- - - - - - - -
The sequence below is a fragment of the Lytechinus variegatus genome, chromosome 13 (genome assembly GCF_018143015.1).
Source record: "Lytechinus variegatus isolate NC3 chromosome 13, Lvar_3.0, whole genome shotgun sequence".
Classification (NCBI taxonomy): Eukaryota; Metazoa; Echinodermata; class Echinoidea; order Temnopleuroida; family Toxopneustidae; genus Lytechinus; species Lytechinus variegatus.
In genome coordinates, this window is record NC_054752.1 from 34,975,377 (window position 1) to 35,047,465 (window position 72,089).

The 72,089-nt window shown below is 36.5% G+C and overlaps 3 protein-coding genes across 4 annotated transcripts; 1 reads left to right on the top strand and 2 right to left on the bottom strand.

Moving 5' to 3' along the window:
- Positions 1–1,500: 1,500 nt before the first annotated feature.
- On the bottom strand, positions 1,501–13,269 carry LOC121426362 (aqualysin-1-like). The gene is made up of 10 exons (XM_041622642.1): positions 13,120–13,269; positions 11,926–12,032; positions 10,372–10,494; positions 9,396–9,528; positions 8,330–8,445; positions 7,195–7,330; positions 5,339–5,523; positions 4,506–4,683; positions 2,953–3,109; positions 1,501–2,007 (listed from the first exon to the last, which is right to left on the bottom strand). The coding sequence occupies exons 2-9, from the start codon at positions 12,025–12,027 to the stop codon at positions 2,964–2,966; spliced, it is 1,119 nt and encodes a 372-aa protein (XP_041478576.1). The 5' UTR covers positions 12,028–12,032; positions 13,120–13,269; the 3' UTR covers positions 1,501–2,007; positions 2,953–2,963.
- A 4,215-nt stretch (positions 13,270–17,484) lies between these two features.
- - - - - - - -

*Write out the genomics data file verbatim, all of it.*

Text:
The sequence below is a fragment of the Lytechinus variegatus genome, chromosome 13 (genome assembly GCF_018143015.1).
Source record: "Lytechinus variegatus isolate NC3 chromosome 13, Lvar_3.0, whole genome shotgun sequence".
Classification (NCBI taxonomy): Eukaryota; Metazoa; Echinodermata; class Echinoidea; order Temnopleuroida; family Toxopneustidae; genus Lytechinus; species Lytechinus variegatus.
In genome coordinates, this window is record NC_054752.1 from 34,975,377 (window position 1) to 35,047,465 (window position 72,089).

The 72,089-nt window shown below is 36.5% G+C and overlaps 3 protein-coding genes across 4 annotated transcripts; 1 reads left to right on the top strand and 2 right to left on the bottom strand.

Moving 5' to 3' along the window:
- Positions 1–1,500: 1,500 nt before the first annotated feature.
- On the bottom strand, positions 1,501–13,269 carry LOC121426362 (aqualysin-1-like). The gene is made up of 10 exons (XM_041622642.1): positions 13,120–13,269; positions 11,926–12,032; positions 10,372–10,494; positions 9,396–9,528; positions 8,330–8,445; positions 7,195–7,330; positions 5,339–5,523; positions 4,506–4,683; positions 2,953–3,109; positions 1,501–2,007 (listed from the first exon to the last, which is right to left on the bottom strand). The coding sequence occupies exons 2-9, from the start codon at positions 12,025–12,027 to the stop codon at positions 2,964–2,966; spliced, it is 1,119 nt and encodes a 372-aa protein (XP_041478576.1). The 5' UTR covers positions 12,028–12,032; positions 13,120–13,269; the 3' UTR covers positions 1,501–2,007; positions 2,953–2,963.
- A 4,215-nt stretch (positions 13,270–17,484) lies between these two features.